iOS App

The iOs App module as part of a KMM project is a typical iOS application written in Swift and compiled using XCode. And to access the common logic within the shared module, it must be configured correctly:

  1. Other linker flags within the Linking section:

2. Framework Search Paths within the Search Paths section:

Advantages and disadvantages of KMM

The main advantages of KMM are:

  • Higher development costs: Using KMM, it is possible to reduce development times by 30-50%. In addition, thanks to Kotlin, around 40% fewer lines of code are required compared to Java. This results in lower costs and time invested during the development of an application.
  • Less bugs: Fewer lines of code and simpler code lead to fewer bugs. However, if there is a bug, and since the code is shared across all platforms, implementing a single fix will solve the bug for both Android and iOS. A fix per platform is not necessary.
  • Increased team efficiency: Thanks to the business logic being shared between both platforms, for example, the iOS team can focus on developing the UI for the iOS platform, while the Android team divides the tasks between UI and common logic since the gap between programming languages ​​is smaller.
  • Practically a native solution: The use of KMM allows the entire visual part of the application to be the responsibility of each of the platforms, ensuring optimal performance and excellent integration with the different native components.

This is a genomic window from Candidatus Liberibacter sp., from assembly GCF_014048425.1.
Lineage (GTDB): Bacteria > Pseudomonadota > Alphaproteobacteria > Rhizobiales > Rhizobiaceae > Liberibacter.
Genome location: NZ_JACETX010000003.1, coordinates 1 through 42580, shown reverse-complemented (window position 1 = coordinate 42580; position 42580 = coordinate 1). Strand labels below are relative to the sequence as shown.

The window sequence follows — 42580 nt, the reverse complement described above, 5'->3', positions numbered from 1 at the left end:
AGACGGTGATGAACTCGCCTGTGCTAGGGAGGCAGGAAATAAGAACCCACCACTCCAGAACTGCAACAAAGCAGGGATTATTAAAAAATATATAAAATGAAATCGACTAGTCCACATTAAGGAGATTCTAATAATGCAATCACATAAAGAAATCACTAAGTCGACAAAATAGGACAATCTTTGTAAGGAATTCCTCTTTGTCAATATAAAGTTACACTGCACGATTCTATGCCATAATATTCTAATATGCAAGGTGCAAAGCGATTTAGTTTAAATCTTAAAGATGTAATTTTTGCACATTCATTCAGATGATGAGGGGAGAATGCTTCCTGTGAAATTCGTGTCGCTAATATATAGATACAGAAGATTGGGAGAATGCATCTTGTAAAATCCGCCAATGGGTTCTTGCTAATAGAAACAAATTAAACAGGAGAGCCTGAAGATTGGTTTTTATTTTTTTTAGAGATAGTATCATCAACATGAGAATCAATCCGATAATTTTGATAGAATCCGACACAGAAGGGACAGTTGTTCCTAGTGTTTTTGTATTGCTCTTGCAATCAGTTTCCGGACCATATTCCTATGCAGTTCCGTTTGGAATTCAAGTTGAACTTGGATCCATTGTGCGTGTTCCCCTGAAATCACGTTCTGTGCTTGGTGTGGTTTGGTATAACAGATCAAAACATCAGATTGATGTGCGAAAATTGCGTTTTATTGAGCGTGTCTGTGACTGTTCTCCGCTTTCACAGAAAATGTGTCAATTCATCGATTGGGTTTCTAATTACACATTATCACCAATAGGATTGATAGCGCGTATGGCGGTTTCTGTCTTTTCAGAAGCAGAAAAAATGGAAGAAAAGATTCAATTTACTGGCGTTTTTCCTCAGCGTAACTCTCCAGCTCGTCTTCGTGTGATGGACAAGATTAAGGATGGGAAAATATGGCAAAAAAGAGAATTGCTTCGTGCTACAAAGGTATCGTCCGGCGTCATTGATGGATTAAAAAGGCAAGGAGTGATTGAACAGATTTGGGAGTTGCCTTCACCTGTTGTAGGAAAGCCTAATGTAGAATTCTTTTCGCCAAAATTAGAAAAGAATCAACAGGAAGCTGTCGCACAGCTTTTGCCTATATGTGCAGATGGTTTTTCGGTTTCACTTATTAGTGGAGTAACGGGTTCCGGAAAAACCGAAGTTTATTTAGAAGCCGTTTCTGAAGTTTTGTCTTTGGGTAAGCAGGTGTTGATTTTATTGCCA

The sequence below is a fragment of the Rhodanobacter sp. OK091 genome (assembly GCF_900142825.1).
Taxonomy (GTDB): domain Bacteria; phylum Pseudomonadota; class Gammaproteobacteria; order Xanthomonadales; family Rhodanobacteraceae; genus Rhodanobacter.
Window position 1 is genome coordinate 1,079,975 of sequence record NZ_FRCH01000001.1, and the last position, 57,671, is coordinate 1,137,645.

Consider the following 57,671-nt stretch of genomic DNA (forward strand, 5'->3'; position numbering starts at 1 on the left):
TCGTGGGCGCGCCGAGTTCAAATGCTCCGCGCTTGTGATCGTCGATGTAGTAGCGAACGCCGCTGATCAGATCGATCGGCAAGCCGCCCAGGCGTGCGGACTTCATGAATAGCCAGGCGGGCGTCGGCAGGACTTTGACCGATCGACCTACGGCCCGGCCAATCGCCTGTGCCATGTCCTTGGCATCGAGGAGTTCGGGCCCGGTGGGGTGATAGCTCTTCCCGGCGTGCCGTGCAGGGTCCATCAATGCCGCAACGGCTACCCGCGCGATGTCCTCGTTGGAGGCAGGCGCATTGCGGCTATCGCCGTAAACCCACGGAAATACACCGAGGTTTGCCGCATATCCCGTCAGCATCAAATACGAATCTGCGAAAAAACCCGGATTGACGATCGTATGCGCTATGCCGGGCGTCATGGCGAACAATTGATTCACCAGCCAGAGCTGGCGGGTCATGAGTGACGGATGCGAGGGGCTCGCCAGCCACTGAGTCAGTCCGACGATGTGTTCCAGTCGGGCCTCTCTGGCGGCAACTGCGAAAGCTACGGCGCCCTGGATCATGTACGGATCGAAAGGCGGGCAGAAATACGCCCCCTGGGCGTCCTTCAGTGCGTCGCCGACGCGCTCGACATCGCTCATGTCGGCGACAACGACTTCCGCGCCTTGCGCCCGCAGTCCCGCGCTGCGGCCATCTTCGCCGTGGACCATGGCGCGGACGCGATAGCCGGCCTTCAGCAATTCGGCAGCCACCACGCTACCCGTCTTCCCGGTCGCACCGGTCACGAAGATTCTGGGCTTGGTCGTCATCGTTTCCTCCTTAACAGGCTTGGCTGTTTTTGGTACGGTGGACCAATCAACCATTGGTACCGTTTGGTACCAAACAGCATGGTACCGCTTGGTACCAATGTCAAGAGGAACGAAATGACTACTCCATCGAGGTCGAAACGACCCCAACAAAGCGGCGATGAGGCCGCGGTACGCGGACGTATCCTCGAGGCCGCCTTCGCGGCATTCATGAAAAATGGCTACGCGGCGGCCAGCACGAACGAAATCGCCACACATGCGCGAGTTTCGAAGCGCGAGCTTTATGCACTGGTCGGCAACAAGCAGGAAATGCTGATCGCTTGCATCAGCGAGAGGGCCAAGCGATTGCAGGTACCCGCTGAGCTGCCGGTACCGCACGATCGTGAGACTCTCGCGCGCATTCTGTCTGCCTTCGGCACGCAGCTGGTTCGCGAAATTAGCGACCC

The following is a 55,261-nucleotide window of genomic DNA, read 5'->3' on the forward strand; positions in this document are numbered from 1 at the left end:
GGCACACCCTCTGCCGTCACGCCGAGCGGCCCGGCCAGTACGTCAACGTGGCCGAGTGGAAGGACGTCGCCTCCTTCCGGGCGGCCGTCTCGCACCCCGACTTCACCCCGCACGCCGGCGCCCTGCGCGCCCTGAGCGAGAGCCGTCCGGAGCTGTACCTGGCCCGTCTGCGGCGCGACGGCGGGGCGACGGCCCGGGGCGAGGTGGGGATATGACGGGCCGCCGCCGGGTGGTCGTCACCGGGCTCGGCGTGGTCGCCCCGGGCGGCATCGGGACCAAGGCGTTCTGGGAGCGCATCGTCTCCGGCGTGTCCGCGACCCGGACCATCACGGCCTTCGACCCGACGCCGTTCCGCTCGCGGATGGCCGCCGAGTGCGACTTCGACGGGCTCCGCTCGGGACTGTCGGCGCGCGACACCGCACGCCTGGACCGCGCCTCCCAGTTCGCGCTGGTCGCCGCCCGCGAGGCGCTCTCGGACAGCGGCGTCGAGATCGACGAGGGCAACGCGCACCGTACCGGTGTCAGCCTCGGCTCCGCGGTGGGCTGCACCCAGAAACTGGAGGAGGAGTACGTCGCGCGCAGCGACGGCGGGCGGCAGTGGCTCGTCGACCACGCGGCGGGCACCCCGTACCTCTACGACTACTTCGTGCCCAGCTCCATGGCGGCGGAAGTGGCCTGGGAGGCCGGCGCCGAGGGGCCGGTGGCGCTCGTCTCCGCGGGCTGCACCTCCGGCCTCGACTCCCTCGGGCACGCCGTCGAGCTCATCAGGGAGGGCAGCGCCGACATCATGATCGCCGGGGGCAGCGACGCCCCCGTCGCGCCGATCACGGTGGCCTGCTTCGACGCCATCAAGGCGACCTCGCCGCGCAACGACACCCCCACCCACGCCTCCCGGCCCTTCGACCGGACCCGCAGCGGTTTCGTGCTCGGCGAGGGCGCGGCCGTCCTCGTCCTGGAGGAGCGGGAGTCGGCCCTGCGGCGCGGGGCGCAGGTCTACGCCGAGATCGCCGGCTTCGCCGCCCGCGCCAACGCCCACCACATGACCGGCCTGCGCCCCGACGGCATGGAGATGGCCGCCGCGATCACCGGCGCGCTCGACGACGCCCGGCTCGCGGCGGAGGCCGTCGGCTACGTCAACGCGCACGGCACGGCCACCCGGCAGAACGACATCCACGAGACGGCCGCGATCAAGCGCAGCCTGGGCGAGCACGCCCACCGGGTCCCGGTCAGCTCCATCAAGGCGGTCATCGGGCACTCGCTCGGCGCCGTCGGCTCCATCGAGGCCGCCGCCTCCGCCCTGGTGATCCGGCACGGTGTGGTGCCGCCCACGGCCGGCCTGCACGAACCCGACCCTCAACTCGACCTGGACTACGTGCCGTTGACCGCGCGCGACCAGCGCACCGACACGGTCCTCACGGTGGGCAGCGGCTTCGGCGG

Despite the advantages, there are also a number of disadvantages that need to be considered before using Kotlin Multiplatform Mobile:

  • Learning curve: For someone already familiar with Kotlin, the jump to KMM is practically immediate compared to an iOS developer or someone with little or no experience in object-oriented programming.
  • Multithreading: Kotlin makes use of Coroutines to write asynchronous code, but there are a number of limitations, as the use of Coroutines in iOS only supports a single thread. However, there are a number of tools and workarounds to overcome this.
  • Alpha phase: KMM is in Alpha phase which means that some features may change in future versions.
  • Lack of experts: Although Kotlin has gained popularity in recent years, especially in Android development, KMM is still not sufficiently known and during the development of an application you may encounter a problem without an optimal solution.

Conclusion

Kotlin is a great programming language and KMM brings it closer to other platforms with the intention of creating scalable and easily maintainable applications with a single common business logic. Even though the shared code is slightly less than with other technologies (it is not possible to share the UI), it gives us the advantage of creating the UI in accordance with the design guidelines and best practices of the specific platforms.

Furthermore, combining KMM with reactive programming and a unidirectional data flow helps us create a fully decoupled and UI-agnostic solution. Using KMM, we expect to share 70-80% of the code across all platforms, and adding a new platform would be just a matter of implementing a new UI.

And last but not least, even though KMM is in Alpha phase, it is completely safe to use in production because Kotlin JVM is stable and Kotlin Native is in Beta phase.

Author of the article

Marc Gareta, consultant at Deloitte Technology Consulting